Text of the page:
Dirty Data: Costing Companies $600 Billion Each Year!
by Jackie Biallas
Every company has dirty data, at least to some degree. But how serious is it? Consider this: the Data Warehousing Institute (TDWI) estimates that dirty data costs companies over $600 BILLION each year!
WHAT IS DIRTY DATA?
Dirty Data is a database record that contains errors. These errors include spelling discrepancies, duplicate records, incomplete or inaccurate data, and data that is inconsistent across records.
HOW DOES DIRTY DATA AFFECT ME?
The information contained in the database is used to analyze a business. If the data is not clean and contains inaccuracies or duplications, the analysis will be flawed. If you are not getting correct insights from your data, the decisions you make for your business will be flawed. This will greatly affect your bottom line! In fact, studies have shown that dirty data costs companies an average of 12% of their revenue each year!
TIPS TO IMPROVE THE INTEGRITY OF YOUR DATA
Ensure that all employees understand the importance of clean data and its uses. Data integrity may be compromised when new products are set up or when a sale occurs. By ensuring the data entry is complete and accurate, insights can be gleaned from the data, like analysis on product selling features and customer locations.
Dedicate resources to maintaining data integrity. Data cleansing may take some time, depending on the current condition of the database. Businesses may also want to consider having an outside firm help them clean their data and advise them on practices that could help them get the most benefits from their data.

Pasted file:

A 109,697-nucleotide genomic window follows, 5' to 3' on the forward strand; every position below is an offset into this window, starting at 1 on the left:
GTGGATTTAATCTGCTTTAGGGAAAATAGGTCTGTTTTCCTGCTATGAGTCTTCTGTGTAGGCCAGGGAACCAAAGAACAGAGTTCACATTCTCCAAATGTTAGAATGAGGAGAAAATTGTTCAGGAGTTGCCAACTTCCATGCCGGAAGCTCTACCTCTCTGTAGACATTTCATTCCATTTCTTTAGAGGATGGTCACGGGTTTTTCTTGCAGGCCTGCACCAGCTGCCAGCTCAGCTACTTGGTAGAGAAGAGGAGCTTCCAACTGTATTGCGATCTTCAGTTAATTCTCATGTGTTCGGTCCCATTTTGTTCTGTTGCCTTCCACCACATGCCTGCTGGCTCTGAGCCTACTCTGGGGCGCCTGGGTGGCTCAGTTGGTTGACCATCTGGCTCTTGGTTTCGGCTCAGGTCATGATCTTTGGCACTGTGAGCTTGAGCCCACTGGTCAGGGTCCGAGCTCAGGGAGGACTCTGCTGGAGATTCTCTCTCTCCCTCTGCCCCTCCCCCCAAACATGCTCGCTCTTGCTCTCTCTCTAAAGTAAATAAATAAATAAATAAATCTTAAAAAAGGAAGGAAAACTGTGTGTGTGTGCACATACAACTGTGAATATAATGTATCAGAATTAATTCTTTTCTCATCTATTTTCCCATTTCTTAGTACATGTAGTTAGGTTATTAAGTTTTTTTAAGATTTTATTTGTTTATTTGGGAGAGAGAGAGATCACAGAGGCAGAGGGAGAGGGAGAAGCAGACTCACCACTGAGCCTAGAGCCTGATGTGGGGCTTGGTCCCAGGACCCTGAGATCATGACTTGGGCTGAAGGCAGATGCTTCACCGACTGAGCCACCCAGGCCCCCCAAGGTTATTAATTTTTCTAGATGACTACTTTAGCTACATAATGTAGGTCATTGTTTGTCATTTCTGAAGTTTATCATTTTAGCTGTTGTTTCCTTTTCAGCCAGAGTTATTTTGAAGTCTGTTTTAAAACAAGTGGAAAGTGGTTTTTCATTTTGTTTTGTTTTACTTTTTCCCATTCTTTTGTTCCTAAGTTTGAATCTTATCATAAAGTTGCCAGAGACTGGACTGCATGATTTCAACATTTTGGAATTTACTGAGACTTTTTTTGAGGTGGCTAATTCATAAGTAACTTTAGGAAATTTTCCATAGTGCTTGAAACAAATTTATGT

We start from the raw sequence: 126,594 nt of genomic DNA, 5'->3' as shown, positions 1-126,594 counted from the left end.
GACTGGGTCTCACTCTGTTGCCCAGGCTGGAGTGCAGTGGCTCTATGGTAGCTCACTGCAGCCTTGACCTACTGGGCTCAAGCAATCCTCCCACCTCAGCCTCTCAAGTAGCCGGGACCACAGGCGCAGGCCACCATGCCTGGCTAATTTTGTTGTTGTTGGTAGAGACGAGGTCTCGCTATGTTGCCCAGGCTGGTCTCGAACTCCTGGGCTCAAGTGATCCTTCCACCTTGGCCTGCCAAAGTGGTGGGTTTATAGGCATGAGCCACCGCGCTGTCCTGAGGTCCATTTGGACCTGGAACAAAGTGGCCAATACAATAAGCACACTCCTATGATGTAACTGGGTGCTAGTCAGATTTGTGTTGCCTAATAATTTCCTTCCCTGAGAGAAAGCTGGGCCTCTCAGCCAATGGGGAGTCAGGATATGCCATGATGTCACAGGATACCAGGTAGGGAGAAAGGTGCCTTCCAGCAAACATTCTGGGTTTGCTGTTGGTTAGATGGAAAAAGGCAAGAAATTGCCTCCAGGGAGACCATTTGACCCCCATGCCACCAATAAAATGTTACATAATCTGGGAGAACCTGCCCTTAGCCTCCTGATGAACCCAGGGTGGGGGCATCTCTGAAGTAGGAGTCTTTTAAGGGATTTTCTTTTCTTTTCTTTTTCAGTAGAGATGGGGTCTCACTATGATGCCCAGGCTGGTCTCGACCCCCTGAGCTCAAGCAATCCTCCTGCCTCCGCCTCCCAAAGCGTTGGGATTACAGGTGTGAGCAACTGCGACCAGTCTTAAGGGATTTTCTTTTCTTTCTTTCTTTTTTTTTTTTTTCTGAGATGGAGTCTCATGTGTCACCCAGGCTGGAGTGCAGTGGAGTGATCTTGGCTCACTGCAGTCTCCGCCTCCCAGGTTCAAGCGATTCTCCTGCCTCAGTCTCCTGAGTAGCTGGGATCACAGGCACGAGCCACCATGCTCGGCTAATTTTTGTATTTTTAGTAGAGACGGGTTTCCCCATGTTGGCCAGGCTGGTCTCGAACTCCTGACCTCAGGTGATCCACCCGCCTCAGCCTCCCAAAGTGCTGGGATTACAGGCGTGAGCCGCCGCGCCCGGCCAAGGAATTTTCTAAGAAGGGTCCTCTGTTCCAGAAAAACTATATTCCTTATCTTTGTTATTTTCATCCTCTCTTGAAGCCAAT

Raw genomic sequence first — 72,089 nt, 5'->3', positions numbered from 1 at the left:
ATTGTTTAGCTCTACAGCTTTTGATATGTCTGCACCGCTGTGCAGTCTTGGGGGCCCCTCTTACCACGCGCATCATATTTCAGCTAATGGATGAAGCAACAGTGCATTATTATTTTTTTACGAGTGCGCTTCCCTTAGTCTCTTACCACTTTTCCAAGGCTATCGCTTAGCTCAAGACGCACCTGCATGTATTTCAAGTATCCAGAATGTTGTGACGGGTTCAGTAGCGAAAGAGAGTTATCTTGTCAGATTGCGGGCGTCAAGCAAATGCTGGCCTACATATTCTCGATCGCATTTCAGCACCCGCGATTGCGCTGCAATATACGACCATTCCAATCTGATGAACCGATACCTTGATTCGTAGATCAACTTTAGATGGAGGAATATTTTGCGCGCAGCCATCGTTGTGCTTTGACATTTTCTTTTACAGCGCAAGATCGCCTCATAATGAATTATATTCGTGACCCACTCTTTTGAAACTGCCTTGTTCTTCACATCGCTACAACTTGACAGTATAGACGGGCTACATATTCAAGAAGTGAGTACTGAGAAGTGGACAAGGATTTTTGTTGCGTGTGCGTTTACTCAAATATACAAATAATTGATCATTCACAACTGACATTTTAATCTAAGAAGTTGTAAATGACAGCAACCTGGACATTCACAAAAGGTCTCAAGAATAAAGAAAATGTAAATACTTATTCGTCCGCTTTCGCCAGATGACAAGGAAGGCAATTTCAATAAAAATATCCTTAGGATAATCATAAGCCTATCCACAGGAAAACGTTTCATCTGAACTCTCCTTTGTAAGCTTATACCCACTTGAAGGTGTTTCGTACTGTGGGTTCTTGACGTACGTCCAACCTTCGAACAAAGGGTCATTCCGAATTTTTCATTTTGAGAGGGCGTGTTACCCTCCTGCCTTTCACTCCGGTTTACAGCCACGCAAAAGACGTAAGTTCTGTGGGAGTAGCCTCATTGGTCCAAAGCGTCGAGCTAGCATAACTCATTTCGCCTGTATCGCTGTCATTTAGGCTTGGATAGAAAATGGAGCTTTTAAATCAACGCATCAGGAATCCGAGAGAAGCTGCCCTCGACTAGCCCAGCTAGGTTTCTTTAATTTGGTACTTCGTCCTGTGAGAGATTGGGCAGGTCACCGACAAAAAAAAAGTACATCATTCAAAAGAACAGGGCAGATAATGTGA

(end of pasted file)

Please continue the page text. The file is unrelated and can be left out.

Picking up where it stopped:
Set up alerts to notify users when data entry looks suspect. For example, a user could be notified if a field is left blank, or if an entry is spelled differently from entries already in the system, like “SM” instead of “Small” (the SM entry would cause that item to be excluded from analysis of the “Small” group).
EXAMPLES OF BENEFITS OF CLEAN DATA
Clean data is the foundation for good sales analysis and forecasting – and the benefits are far-reaching. Just a few examples of the benefits of clean data include:
The ability to analyze sales based on different selling features of products. With complete and accurate data, businesses can determine the best-selling colors, sizes, or materials and determine what new products to sell.
The ability to segment marketing campaigns based on customer and product attributes. For example, one product feature may sell well in the Southwest while another feature only sells in the Northeast.
By ensuring there are no duplicate SKUs, businesses can maintain data integrity such as sales and inventory levels. This contributes to the profitability of a business by being able to forecast sales properly and not carrying excess inventory.
Quality analysis can only be completed if the data that is being used is complete, accurate and clean. Otherwise, it’s “garbage in, garbage out.” While maintaining clean data does take diligence and effort, the benefits realized can add significantly to the bottom line.
For more information about the importance of clean data, contact [basic-code]™. We’d be happy to answer your questions about clean data or help you clean and organize your data so you can reap the benefits of great analysis and forecasting!